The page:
UPDATED | December 2, 2016 7:45 PM

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DALLAS (CBSDFW.COM/AP) – A judge ruled Friday against an injunction request against the Police and Fire Pension Board.

Several Dallas Police and Dallas Fire-Rescue employees asked for the injunction to stop the pension board from making any changes to the pension funds.

The pension system has been described as “on life support” as officials have said it’s losing more than $3 million a month.

The plaintiffs argued the board illegally increased its membership and therefore should not be allowed to put forth a vote to stop those withdrawals.

City and state officials have been urging the pension board to make immediate changes after the ailing fund has gained national attention and caused a downgrade in the city’s credit rating.

“I am pleased with the decision of Judge Molberg today and the ability for the system to move forward on the election,” said Dallas City Council member Jennifer Staubach Gates in a statement.  “It alone will not fix the pension but it is a start.”

Dallas Police Association President Frederick Frazier told CBS11 he wasn’t surprised by the ruling.  He said all sides are going to have to make sacrifices but the election needs to happen so something can change.  

The pension board’s executive director, Kelly Gottschalk, testified that the ailing fund was losing a combined $3.3 million in savings and contributions from proposed plan amendments every month the vote was delayed.

Members have pulled more than $500 million in deferred retirement account funds out of the plan since August, worsening the plan’s financial standing and drawing national attention.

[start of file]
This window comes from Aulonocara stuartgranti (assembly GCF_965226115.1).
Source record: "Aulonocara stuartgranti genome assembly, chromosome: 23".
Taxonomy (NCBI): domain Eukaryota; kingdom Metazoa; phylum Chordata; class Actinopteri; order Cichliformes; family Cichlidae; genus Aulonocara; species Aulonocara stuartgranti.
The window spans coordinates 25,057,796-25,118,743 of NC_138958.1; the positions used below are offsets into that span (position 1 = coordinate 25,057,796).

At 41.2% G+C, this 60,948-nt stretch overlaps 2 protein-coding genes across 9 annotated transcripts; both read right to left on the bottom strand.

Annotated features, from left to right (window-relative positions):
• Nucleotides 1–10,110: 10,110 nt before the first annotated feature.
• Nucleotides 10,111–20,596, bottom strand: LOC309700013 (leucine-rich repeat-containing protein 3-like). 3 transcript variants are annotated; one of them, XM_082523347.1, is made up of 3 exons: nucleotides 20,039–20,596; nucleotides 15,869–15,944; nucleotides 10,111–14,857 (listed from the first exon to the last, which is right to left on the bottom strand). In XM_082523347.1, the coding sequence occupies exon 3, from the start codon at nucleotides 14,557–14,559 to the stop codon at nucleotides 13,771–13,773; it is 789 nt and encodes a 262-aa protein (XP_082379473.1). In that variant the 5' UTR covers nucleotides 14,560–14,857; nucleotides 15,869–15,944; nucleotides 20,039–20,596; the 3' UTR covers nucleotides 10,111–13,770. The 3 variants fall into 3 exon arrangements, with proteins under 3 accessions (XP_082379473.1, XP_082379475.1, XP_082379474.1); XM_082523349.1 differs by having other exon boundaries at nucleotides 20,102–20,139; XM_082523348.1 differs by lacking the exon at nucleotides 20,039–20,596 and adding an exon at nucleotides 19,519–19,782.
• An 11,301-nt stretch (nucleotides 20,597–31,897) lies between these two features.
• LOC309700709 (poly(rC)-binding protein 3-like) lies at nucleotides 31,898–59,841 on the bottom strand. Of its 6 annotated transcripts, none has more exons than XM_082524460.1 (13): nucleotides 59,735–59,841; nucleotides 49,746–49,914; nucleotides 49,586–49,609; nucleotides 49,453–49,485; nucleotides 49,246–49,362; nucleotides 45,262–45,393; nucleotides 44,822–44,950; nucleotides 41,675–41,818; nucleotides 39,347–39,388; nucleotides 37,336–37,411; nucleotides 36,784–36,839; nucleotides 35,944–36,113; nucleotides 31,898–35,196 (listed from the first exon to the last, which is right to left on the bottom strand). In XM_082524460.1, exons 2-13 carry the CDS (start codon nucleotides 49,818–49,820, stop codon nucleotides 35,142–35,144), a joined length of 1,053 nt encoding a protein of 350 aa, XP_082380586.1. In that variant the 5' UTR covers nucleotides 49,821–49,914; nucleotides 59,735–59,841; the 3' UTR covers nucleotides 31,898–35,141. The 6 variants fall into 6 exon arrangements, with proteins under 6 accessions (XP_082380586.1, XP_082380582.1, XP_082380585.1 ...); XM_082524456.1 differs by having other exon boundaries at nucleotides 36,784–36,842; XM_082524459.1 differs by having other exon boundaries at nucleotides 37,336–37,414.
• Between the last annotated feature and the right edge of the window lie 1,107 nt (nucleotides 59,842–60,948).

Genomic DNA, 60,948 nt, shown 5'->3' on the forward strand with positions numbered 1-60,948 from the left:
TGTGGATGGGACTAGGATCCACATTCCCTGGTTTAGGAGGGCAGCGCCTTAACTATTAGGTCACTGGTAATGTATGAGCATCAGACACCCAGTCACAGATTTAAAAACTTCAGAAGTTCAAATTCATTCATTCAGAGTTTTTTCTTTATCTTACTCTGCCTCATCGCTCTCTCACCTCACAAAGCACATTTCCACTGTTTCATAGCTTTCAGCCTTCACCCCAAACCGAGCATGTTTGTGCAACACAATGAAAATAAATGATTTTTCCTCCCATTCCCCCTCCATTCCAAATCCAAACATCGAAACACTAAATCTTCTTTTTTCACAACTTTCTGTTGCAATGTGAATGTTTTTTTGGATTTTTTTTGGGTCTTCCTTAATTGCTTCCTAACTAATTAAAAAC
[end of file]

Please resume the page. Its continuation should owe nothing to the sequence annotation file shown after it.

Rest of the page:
Judge Ken Molberg said the plaintiffs had not met the burden of proof for an injunction, which includes showing immediate, irreparable harm caused by the vote taking place. For the amendments to pass, 65 percent of the more than 5,000 beneficiaries must approve the changes.

The lawsuit, which is set for trial in March, alleges that the pension board illegally increased its members from seven to 12.

In September, the plan was projected to reach insolvency in less than 15 years and was less than 45 percent funded to make future payments. Those problems have contributed to Moody’s Investors Service twice downgrading the city’s credit rating in the last two years, and city and state officials have urged immediate changes.

State Comptroller Glenn Hegar told Dallas-area business leaders this week that the police and fire pension issues were a “black eye” to the state. He and other state officials have been adamant that a local solution will have to be found.

“We anticipate that the local community, city and pension board will solve their own challenges, without the need of intervention from the state, but (we) will act if required,” said State Rep. Dan Flynn, who chairs the Texas House Committee on Pensions. Flynn noted that city leaders in Houston, which also faces worsening pension issues, have come to the table with a proposal— something he hopes Dallas can do soon.

But infighting continues between city officials and pension leaders.

Mayor Mike Rawlings wrote a letter to the pension board this week asking it to stop deferred retirement account withdrawals.

“Already, as a result of your actions, the Pension System’s ability to pay its members’ future benefits has been irreparably reduced from a period of 15 years to 10 years,” he wrote.

Pension board President Sam Friar responded in a letter to members, saying the mayor had not addressed the board members’ belief that access to the deferred retirement funds is constitutionally protected.

Ailing pension systems around the country are watching to see how Dallas moves forward to stave off insolvency.

But Alicia Munnell, the director of the Center for Retirement Research at Boston College said the Dallas pension plan is an anomaly, not an example. She said the plan invested more than 68 percent of its assets in real estate and alternatives such as infrastructure and natural resources, compared with the average of less than 22 percent. She also noted that the generous deferred retirement program has exacerbated the situation.

“I don’t think we’re going to find the exact same things happening elsewhere,” Munnell said.

Phone messages left for Gottschalk and the plaintiffs’ attorney were not immediately returned Friday.

(©2016 CBS Local Media, a division of CBS Radio Inc. All Rights Reserved. This material may not be published, broadcast, rewritten, or redistributed. The Associated Press contributed to this report.)